We closely monitor the relative activity of the sector, such as transactions, volumes and users, compared to centralized alternatives such as exchanges. Despite the negative sentiment surrounding crypto today, we still believe activity will eventually return to the industry. However, in the wake of all these dramatic explosions of centralized finance (CeFi), we think the next time users decide to enter the space, they will think twice about trusting a CeFi exchange or company, and in instead choose to use decentralized protocols.

What were the biggest challenges your company faced in 2022? What steps are you taking to better prepare for 2023?

As with most investors in the space, our biggest challenge has been navigating the seemingly endless CeFi outbursts and failures that have rocked our industry. We’ve been able to avoid the vast majority of these outbursts because we’ve passed through several FTX ecosystem projects.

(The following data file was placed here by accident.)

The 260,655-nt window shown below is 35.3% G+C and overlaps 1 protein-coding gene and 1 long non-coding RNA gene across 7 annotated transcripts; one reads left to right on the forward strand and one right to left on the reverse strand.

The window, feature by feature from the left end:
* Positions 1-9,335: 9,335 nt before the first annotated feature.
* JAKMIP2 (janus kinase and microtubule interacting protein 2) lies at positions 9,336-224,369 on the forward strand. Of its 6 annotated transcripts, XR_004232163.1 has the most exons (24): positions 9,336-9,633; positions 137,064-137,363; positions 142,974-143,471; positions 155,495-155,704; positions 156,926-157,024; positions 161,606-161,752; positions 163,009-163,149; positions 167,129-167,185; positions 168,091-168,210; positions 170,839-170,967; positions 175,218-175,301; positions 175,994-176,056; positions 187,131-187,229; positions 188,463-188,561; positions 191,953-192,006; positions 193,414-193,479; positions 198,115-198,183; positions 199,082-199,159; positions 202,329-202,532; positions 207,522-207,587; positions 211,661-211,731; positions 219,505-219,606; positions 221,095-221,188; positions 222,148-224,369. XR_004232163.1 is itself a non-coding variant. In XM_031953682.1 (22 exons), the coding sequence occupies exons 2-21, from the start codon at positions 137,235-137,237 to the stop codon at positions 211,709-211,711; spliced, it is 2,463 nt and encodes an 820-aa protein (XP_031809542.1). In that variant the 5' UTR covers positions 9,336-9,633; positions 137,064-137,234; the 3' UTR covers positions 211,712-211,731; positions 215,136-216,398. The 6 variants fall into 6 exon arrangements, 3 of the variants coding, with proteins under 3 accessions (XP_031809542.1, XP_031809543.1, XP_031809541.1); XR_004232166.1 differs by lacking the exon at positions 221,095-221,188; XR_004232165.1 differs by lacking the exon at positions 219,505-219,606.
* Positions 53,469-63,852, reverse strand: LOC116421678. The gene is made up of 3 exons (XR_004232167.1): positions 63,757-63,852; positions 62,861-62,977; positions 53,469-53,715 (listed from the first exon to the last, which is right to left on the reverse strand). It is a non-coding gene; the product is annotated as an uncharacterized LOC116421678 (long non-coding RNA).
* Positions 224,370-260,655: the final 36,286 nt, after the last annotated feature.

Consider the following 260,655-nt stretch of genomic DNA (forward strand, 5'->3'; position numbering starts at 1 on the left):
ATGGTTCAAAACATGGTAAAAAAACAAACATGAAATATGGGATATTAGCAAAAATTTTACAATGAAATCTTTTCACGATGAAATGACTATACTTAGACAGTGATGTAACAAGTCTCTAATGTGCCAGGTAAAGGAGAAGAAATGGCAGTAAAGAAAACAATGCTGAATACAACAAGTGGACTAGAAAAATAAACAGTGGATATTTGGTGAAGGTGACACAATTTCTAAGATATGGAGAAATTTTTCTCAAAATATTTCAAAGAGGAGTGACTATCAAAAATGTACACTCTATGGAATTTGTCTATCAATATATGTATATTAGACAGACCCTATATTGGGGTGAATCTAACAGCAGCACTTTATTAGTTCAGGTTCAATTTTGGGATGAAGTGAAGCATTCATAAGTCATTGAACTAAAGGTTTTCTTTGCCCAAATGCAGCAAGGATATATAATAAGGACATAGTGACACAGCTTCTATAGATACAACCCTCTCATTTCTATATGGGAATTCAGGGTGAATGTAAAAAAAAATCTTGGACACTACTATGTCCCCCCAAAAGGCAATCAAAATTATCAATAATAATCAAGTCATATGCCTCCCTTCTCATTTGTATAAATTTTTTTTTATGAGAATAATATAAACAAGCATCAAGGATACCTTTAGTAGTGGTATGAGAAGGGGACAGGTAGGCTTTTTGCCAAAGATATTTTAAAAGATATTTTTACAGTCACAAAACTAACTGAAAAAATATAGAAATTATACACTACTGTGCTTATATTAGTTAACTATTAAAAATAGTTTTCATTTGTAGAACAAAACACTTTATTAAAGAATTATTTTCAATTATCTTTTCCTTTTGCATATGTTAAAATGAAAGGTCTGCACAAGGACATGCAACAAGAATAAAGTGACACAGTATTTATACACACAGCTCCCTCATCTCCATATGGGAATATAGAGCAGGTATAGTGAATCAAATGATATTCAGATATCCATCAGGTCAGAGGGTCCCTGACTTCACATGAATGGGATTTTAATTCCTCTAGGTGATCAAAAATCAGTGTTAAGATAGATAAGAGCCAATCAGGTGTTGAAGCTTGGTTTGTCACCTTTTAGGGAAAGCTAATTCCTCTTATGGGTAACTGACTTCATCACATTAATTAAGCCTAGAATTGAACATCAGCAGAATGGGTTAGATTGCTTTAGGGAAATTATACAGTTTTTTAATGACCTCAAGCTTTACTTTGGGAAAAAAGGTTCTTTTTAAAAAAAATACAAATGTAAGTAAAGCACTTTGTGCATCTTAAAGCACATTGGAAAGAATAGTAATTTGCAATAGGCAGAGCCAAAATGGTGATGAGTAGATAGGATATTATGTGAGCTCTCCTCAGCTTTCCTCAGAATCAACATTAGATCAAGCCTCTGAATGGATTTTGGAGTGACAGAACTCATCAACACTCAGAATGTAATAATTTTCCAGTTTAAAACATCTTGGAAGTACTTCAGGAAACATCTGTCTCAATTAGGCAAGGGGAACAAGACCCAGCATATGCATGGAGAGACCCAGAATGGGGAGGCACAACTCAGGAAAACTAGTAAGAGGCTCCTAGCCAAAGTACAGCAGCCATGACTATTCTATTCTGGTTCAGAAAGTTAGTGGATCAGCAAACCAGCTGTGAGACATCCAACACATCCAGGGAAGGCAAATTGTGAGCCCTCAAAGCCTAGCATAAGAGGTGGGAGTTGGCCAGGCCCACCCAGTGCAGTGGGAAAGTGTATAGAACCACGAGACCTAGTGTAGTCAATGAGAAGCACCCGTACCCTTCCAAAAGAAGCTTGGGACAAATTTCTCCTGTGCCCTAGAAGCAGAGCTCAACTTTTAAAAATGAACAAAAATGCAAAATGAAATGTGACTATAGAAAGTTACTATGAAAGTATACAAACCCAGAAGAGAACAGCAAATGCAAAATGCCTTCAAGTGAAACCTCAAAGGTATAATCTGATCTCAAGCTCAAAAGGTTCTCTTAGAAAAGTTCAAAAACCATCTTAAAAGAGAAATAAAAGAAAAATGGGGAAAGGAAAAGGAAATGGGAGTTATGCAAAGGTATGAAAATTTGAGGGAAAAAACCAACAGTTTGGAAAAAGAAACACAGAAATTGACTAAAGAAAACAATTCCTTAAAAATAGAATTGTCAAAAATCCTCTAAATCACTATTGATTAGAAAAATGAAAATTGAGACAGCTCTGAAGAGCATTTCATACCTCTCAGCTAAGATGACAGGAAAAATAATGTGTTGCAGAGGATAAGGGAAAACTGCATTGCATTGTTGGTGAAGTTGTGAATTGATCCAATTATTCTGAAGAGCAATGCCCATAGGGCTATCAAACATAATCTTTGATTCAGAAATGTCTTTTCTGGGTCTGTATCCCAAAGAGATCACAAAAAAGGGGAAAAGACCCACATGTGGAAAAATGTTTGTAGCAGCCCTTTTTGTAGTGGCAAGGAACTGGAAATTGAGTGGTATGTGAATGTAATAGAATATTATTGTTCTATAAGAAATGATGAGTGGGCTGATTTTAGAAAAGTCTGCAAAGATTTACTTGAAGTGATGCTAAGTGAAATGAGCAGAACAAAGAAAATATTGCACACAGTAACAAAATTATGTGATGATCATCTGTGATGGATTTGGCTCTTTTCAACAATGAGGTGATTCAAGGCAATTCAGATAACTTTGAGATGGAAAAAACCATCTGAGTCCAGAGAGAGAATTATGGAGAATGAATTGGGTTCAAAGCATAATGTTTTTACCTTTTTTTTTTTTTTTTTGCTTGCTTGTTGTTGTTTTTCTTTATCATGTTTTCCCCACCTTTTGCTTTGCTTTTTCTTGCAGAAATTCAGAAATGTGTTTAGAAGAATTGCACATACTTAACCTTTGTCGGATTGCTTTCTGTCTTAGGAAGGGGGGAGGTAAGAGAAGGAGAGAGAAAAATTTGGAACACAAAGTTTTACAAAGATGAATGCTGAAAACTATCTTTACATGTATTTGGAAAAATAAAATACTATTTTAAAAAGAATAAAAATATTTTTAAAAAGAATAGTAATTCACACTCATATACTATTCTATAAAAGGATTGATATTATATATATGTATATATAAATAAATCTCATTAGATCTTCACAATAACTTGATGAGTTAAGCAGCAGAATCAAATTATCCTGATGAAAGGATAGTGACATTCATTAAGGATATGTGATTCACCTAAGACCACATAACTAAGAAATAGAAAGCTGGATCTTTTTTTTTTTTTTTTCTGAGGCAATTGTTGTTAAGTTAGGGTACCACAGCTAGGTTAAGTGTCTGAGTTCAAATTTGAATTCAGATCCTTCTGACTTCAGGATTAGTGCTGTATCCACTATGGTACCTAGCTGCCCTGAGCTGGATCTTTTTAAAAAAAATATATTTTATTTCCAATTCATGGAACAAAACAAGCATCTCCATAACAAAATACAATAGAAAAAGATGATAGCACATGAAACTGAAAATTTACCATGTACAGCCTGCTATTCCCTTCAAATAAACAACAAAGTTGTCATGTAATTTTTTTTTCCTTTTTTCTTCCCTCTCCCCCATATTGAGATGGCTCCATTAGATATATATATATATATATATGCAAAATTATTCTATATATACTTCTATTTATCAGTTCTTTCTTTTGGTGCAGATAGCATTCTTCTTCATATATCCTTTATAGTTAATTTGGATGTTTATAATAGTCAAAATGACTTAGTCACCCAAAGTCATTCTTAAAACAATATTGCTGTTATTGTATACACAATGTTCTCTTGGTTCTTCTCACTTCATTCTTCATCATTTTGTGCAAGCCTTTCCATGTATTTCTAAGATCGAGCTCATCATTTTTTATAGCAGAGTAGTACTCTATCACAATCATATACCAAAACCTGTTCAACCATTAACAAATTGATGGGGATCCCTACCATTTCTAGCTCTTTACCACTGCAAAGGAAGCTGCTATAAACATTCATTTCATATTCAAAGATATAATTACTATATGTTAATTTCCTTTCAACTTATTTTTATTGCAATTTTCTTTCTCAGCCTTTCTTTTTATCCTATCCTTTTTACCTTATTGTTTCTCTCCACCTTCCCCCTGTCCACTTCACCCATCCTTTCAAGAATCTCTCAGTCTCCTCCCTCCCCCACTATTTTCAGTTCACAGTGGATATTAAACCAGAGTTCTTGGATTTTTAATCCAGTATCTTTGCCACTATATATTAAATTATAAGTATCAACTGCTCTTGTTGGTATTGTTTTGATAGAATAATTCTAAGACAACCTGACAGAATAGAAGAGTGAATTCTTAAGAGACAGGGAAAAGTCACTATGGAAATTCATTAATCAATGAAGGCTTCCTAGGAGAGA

As a result, Framework hasn’t been hit nearly as hard as many of the big VC firms in the space, and we’re in a pretty strong position to continue to deploy capital in this new market.

These CeFi incidents have caused a lot of collateral damage across the industry, so a key priority over the past 12 months has been ensuring that all of our portfolio companies are sound, liquid, well capitalized and able to survive the next 1-3 years. This means we help the founders in our portfolio cut costs, prioritize high-growth activities and advise on product, growth and future fundraising strategies in a less friendly funding environment.

Overall, our stance is a confirmation of our core beliefs over the past 3 years, and we continue to double down on DeFi, web3 gaming and more. Since many of the other companies are not actively investing at this point, we see this market as a great opportunity for Framework to deploy capital selectively.

How do you advise your portfolio companies to enter 2023?

We work with them to cut costs and focus on surviving the next 1-3 years. We believe in crypto in the long run, but we don’t know how fast the market could recover, so survival should be the top priority.

We also encourage founders to think more strategically about project development. If a team focused on three different areas, we encourage them to prioritize only the activity with the highest growth instead.

Of all the pitches you get, what percentage are DeFi protocols or projects? What can they do to stand out in the wider crypto landscape?